Create a Gradient Map Adjustment Layer above “MAN,” “CURVES_DARK” and “CURVES_LIGHT.” Use the underlying layers as a Clipping Mask. Set the Gradient Map as shown below and then change the Layer Blending Mode to Soft Light and the Opacity to 75%. Now you could tweak the hue/saturation, play with the channel mixer and add a nice studio-esque background and stop there for now. But let’s carry on and add some real drama to this.
Add a Gradient Map Adjustment Layer below “MAN” and above “CLOUD.” Input the darker color as #164370 (a darkish blue) and the lighter color as #e2dc9a (a muddy yellow). OK this, then set the Layer Blending Mode as Soft Light and change the Layer Opacity to 68%. Add a Curves Adjustment Layer directly below the Gradient Map. Adjust as shown and then change the Layer Opacity to 60%. Your Layers palette should that shown below.
Add a new layer directly above “CLOUD” and fill it with 60% black. Set the Blending Mode to Overlay (it should disappear). Select the Burn Tool and set to a big brush (917 diameter, 0% hardness), set the Range to Midtones and the Exposure to around 15%. Then burn around the corners to create a vignette. Call the layer “VIGNETTE” and adjust the Opacity to suit. Mine ended up at 77%.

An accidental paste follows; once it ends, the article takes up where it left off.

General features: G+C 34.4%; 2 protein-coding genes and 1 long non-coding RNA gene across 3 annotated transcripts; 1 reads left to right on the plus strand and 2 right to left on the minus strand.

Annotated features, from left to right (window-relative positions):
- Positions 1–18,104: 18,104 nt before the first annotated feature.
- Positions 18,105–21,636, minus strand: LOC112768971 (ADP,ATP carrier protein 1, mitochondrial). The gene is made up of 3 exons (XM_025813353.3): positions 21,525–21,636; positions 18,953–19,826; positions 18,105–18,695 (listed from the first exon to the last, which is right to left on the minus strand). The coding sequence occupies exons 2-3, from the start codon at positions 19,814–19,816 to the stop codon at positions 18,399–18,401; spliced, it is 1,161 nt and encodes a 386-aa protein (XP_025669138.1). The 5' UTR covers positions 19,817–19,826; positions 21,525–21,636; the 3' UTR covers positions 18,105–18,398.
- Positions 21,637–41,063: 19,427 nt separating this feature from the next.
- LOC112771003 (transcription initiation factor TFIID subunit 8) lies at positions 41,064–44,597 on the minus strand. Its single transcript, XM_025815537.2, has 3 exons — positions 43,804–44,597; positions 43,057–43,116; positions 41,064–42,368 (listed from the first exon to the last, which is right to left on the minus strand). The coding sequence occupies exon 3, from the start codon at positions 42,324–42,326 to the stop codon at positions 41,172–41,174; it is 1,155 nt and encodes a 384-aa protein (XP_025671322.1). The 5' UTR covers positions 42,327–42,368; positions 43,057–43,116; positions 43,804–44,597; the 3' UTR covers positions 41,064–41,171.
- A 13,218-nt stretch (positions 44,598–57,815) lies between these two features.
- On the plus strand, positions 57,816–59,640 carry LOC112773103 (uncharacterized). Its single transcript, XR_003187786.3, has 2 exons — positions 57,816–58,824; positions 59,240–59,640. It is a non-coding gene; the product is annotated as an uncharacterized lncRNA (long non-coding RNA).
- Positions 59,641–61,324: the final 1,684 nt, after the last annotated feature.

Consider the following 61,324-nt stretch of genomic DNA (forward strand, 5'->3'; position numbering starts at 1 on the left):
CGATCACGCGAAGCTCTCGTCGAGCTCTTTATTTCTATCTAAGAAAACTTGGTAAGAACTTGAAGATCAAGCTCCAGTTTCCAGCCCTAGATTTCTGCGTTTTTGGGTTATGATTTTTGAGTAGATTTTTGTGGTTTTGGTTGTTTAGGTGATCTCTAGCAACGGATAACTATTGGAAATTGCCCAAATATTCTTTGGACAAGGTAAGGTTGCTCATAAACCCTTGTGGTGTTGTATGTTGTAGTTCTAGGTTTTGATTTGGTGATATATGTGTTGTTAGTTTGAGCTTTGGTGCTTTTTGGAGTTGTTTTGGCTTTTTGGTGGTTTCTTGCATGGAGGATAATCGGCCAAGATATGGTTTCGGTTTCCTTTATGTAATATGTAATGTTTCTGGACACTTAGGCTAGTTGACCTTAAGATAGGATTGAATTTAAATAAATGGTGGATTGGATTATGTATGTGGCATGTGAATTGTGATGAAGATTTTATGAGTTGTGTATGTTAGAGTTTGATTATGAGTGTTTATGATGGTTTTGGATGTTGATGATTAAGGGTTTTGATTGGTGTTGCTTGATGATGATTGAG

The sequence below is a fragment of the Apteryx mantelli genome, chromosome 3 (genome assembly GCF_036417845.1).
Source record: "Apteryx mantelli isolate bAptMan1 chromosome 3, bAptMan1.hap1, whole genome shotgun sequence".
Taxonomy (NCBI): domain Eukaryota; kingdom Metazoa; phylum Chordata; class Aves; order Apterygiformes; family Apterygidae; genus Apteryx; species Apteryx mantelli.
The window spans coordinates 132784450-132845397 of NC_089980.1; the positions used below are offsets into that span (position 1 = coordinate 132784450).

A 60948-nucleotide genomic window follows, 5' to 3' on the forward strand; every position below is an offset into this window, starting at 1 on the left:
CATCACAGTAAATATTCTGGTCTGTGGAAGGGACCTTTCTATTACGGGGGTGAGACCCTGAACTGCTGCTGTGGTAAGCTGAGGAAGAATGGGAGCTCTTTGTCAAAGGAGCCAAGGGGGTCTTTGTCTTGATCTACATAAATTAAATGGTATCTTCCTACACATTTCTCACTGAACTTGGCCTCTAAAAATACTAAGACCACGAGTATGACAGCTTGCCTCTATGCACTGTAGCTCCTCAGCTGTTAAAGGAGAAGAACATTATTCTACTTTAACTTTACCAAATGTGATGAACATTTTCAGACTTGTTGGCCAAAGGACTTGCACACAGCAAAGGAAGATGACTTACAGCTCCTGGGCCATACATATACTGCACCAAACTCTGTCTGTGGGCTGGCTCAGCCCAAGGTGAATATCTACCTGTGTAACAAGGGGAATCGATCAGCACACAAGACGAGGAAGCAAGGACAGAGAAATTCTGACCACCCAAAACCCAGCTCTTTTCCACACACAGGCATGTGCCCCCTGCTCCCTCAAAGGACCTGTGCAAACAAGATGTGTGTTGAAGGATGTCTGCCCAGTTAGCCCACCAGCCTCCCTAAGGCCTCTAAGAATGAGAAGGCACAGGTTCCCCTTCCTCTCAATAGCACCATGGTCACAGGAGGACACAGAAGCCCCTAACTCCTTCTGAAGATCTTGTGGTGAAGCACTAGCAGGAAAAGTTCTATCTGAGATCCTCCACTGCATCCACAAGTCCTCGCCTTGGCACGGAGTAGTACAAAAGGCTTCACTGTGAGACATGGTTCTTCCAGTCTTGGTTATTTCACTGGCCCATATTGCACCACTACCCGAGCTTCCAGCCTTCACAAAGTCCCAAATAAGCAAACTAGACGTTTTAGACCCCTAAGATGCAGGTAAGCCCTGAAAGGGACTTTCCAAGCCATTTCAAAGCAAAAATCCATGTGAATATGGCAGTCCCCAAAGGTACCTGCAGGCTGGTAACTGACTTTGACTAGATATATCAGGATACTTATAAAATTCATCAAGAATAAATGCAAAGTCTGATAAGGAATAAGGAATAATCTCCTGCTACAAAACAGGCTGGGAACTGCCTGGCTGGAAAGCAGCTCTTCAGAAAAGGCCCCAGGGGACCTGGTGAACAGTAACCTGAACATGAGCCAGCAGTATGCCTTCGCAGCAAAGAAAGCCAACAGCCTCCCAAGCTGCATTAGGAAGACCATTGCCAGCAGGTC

Create a new layer directly above “MAN” (using “MAN” as a Clipping Path) and another directly below the “CLOUD_CURVES” and “GRADIENTMAP” layers. Call the new layers “WHITEGLOW.” Select the Paintbrush Tool, load it with white and work on the layers as shown below. Create a soft, white glow below the man to lift him from the background. Then create a white glow above to bleed light from the background over the subject. Follow the pink path as shown, then go over a second time.
This next step is a stylistic choice as we’re going for a stylized look. However, if you want a more naturalistic finish you can skip this part. Select all the layers currently linked with “MAN.”
Then go to Filter > Stylize > Glowing Edges and set up as shown.
We want to knock out the midtones on this so go to Image > Adjustments > Levels and set up as shown.
Then change the Layer Blending Mode to Screen and drop the Opacity down to around 34%. Duplicate this layer and set the duplicate Blending Mode to Overlay, change the Opacity to around 13%. I also masked off areas around the chin on the original Glowing Edges Layer (Screen, 34%).
Duplicate the “CLOUD” layer and drag it above the “GLOW_EDGES” layers. Apply a 2-3 pixel Gaussian Blur, then set the Layer Blending Mode to Screen and the Opacity to 50%. Take a soft-edged Eraser and delete all parts of the cloud that spill over the face and details. Duplicate the layer and drag it until you get a fairly even coverage of mist at the bottom of the image. Call these layers “CLOUD_BLURRED.”